Visualising your workload with a personal kanban

Why visualise your workload?

Why visualise work? And what is Kanban anyway?  You’ve got loads to do right? So much so that adding work to help you do the work could be the final straw? I’d hazard a guess you don’t even know how much work you have lurking about.  This post is about visualising the work you have on the go and providing a system for limiting how many plates you spin at once to give the space to concentrate on what’s important.

an example of a simple kanban board in a notebook

If you work in a manufacturing plant workload can be easily visualised.  Raw materials come in and widgets go out.  The things being worked on at any time are the widgets in production at any of the workstations plus the queues of waiting work in progress.  The jobs not yet started are captured in the stack of waiting orders and the potential future work is the leads the sales teams are trying to close.  The Phoenix Project   highlights that these techniques can work beyond manufacturing.  The phoenix project is a great book, based on another great book, The Goal by Eliyahu M. Goldratt  (am I geeking out too much on fave books here?).

Kanban is Japanese for sign board and it traces back to Taiichi Ohno and the revolutionary Toyota production system that transformed modern manufacturing.  Knowledge work was a term coined by the management legend Peter Drucker (way back in 1957) to describe people who think and create from their mind rather than crank out widgets.  Knowledge workers are workers whose main capital is knowledge. Examples include software engineers, physicians, pharmacists, architects, engineers, scientists, public accountants, lawyers, and academics, whose job is to “think for a living”.  Knowledge work is hard to visualise.  If you are working on a marketing campaign or a software programme how do you know you are 25%, 50% or 75% complete?  In manufacturing if a workstation is not working at the required throughput you can see work pile up at that station, email inboxes aside there is not the same stacking up in knowledge work.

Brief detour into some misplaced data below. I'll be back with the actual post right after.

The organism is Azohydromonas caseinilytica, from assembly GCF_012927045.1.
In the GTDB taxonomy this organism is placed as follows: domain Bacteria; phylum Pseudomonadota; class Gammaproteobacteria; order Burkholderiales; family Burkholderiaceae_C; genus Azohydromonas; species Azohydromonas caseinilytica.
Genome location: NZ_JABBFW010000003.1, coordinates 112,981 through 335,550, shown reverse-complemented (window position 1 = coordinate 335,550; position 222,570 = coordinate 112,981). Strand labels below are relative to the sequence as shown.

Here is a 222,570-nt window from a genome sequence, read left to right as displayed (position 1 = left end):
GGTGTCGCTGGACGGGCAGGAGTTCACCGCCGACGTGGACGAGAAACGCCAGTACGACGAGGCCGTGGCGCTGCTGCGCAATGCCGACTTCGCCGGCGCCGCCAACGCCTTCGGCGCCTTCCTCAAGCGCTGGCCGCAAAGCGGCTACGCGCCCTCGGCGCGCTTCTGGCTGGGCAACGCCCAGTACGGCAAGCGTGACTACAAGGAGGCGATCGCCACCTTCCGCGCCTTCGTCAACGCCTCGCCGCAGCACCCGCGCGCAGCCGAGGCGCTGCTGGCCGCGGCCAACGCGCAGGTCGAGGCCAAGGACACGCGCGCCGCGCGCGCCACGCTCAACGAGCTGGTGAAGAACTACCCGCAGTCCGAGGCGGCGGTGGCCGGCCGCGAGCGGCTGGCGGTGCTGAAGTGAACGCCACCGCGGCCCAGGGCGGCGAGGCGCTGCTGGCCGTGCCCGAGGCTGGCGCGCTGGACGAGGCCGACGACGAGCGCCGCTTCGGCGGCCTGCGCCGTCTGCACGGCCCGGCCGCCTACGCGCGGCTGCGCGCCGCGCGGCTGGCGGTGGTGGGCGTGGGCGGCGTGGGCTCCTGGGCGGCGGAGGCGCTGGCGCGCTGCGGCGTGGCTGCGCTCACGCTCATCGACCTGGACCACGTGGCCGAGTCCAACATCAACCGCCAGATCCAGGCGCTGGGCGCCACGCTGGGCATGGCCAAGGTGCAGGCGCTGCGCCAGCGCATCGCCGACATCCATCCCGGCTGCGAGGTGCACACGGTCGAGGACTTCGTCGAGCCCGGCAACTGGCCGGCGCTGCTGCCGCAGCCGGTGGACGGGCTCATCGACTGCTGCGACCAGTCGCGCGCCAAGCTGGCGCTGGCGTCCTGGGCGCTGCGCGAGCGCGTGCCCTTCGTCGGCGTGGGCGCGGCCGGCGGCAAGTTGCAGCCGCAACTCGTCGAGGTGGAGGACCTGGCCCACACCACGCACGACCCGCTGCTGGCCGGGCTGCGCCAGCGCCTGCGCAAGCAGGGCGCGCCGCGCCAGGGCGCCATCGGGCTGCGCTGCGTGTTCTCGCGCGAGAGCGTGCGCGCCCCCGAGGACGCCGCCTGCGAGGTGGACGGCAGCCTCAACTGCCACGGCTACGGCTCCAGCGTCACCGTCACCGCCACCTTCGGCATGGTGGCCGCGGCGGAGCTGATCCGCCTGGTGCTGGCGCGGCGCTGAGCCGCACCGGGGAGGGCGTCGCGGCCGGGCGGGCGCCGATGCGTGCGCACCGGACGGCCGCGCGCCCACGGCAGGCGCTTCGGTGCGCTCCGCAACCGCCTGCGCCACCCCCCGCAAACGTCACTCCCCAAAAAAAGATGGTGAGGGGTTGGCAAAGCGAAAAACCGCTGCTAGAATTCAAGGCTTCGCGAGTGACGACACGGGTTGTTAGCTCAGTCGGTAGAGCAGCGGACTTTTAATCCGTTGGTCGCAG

I first considered using agile approaches for non-software projects when I discovered some people are using agile techniques for things like managing their family life.  It might have been this TED talk that sparked the idea.  One of my challenges is overcommitting, always with good intentions but occasionally with unintended impacts.  I needed a way of tracking all the things I am working on, all the things I am waiting on and all the stuff I might soon need to work on.  For me it was not so much the here and now I wasn’t taking account of as the big commitments that would soon be coming up.  So I started using kanban to manage myself.  This had two powerful benefits – (1) I could see all the things I was working on, (2) I could constrain what I was currently focusing on.  Switching tasks is cognitively expensive, even more so if you have a poor working memory and need to recap on where you were every time you resume a task.  Multi-tasking is a myth – more so if you are dyslexic.  I didn’t realise Personal Kanban and Kanban for 1 were actually “things” until I started researching for this post – there is even a book (which I’ve not read but now plan to).  My advice differs slightly from the official Personal Kanban advice, but the principle are the same.  I encourage you to tailor it to meet your needs.